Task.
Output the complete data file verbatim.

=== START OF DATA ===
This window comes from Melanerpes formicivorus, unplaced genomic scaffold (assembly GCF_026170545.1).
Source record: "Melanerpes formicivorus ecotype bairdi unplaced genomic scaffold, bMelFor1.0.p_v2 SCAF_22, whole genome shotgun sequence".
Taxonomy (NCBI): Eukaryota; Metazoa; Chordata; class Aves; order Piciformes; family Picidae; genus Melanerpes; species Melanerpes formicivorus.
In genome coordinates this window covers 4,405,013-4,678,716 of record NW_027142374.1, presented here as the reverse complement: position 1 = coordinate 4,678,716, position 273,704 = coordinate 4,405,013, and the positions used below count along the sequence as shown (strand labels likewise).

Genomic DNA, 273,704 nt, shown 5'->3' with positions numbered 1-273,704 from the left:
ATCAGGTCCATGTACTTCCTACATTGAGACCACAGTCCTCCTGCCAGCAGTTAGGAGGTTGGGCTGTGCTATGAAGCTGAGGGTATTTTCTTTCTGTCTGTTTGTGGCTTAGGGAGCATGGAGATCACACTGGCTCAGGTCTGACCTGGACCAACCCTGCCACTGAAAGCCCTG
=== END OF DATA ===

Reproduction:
This window comes from Melanerpes formicivorus, unplaced genomic scaffold (assembly GCF_026170545.1).
Source record: "Melanerpes formicivorus ecotype bairdi unplaced genomic scaffold, bMelFor1.0.p_v2 SCAF_22, whole genome shotgun sequence".
Taxonomy (NCBI): Eukaryota; Metazoa; Chordata; class Aves; order Piciformes; family Picidae; genus Melanerpes; species Melanerpes formicivorus.
In genome coordinates this window covers 4,405,013-4,678,716 of record NW_027142374.1, presented here as the reverse complement: position 1 = coordinate 4,678,716, position 273,704 = coordinate 4,405,013, and the positions used below count along the sequence as shown (strand labels likewise).

Genomic DNA, 273,704 nt, shown 5'->3' with positions numbered 1-273,704 from the left:
ATCAGGTCCATGTACTTCCTACATTGAGACCACAGTCCTCCTGCCAGCAGTTAGGAGGTTGGGCTGTGCTATGAAGCTGAGGGTATTTTCTTTCTGTCTGTTTGTGGCTTAGGGAGCATGGAGATCACACTGGCTCAGGTCTGACCTGGACCAACCCTGCCACTGAAAGCCCTG